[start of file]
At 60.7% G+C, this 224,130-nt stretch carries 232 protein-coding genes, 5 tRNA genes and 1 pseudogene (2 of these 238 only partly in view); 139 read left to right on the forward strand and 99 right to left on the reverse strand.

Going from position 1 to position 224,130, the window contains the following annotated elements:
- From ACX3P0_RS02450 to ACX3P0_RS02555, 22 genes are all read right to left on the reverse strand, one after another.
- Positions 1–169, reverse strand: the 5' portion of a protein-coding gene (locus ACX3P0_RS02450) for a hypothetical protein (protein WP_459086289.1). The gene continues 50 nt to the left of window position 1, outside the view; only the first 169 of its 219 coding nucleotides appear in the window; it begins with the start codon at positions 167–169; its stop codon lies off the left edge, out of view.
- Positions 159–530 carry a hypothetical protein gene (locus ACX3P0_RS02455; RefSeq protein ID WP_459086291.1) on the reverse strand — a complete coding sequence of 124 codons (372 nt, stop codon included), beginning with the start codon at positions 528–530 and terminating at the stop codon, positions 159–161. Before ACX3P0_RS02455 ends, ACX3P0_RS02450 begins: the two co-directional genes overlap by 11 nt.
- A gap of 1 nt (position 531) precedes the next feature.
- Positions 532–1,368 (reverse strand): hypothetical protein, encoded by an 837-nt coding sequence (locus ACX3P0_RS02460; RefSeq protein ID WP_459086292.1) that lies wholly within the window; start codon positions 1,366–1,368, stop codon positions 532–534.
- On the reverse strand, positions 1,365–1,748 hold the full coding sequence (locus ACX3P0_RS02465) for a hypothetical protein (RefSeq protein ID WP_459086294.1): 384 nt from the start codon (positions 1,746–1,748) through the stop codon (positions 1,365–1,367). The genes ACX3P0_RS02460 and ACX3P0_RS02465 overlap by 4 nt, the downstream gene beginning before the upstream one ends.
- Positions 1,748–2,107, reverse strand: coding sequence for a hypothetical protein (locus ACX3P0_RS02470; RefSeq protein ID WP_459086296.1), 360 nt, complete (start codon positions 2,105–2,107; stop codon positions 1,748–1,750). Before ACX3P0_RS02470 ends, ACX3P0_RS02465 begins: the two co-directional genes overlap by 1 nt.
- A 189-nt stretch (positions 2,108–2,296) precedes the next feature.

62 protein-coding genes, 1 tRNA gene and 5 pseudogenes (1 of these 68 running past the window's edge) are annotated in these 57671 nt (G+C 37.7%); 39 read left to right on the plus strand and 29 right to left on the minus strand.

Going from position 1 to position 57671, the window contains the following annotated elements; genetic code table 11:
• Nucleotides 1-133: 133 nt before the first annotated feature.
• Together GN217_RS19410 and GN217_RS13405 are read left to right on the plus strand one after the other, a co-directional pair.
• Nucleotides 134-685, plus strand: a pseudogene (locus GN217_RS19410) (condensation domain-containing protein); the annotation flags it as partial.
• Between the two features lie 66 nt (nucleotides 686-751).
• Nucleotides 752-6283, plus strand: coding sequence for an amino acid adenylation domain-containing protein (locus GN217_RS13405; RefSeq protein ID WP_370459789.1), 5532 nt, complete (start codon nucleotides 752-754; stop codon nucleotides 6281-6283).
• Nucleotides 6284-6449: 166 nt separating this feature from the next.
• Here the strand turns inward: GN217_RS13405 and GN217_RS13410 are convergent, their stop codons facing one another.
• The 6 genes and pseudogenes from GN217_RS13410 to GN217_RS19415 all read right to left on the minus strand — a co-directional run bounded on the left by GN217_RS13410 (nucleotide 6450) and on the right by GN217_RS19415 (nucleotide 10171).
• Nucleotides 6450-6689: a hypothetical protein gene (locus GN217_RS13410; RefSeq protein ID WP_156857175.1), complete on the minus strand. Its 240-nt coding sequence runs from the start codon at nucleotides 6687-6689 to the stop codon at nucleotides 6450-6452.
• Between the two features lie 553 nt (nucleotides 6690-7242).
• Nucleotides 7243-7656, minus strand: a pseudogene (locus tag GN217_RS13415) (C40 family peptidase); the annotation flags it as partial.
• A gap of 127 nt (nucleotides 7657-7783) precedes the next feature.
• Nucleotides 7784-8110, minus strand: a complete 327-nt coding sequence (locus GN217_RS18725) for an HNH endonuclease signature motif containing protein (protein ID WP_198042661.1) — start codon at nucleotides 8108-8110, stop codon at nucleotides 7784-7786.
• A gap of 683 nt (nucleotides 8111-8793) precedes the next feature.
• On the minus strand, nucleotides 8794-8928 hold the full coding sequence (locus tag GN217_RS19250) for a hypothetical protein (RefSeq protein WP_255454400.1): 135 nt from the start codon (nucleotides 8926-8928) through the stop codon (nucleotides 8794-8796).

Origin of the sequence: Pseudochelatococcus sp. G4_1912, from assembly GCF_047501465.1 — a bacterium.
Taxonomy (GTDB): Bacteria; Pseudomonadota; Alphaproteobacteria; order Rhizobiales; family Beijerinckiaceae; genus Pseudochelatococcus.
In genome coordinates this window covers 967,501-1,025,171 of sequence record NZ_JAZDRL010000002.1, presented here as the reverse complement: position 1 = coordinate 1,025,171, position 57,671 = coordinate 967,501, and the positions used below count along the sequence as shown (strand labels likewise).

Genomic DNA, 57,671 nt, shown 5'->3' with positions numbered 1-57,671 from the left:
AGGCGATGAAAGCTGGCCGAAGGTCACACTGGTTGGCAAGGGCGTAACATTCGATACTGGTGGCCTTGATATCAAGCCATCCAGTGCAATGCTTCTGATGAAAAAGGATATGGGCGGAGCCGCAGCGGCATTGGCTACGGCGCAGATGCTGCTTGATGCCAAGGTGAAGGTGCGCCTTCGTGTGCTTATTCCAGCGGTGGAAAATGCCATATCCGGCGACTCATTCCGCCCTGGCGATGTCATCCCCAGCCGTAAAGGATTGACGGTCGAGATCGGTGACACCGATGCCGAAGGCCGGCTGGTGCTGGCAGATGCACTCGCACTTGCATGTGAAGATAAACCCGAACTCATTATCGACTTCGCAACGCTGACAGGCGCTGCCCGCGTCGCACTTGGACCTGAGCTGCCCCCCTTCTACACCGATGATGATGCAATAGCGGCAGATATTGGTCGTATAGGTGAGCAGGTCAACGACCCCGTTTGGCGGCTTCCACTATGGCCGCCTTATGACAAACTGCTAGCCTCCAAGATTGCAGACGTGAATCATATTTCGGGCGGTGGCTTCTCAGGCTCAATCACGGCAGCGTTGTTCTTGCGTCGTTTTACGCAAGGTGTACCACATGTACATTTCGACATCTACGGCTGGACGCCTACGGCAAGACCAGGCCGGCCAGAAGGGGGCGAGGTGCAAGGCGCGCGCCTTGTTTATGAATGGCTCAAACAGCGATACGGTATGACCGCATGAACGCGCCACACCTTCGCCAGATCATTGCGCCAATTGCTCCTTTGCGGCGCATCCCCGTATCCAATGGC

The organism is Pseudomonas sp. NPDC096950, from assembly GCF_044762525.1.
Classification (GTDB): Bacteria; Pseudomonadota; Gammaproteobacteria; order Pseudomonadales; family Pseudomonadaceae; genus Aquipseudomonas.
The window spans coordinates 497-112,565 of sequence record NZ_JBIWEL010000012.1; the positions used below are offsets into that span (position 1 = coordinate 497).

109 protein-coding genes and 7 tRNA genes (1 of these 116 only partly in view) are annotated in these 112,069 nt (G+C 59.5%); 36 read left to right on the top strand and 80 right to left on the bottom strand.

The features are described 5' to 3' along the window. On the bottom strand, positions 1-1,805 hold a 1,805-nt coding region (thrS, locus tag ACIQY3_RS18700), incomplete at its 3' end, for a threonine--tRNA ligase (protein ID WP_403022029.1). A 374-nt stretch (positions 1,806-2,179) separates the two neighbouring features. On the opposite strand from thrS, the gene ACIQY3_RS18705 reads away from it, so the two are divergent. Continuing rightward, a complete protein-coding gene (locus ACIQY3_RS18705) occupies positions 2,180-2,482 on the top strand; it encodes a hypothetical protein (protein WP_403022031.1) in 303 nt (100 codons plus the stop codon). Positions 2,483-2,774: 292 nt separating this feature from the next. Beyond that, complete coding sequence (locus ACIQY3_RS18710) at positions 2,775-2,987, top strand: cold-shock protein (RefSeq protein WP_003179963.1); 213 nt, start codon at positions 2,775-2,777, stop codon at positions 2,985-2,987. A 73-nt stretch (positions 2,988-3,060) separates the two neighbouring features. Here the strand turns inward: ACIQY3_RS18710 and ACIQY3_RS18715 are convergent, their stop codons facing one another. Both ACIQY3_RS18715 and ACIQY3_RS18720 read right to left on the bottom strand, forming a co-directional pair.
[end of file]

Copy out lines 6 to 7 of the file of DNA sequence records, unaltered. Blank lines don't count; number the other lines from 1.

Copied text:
- A gap of 1 nt (position 531) precedes the next feature.
- Positions 532–1,368 (reverse strand): hypothetical protein, encoded by an 837-nt coding sequence (locus ACX3P0_RS02460; RefSeq protein ID WP_459086292.1) that lies wholly within the window; start codon positions 1,366–1,368, stop codon positions 532–534.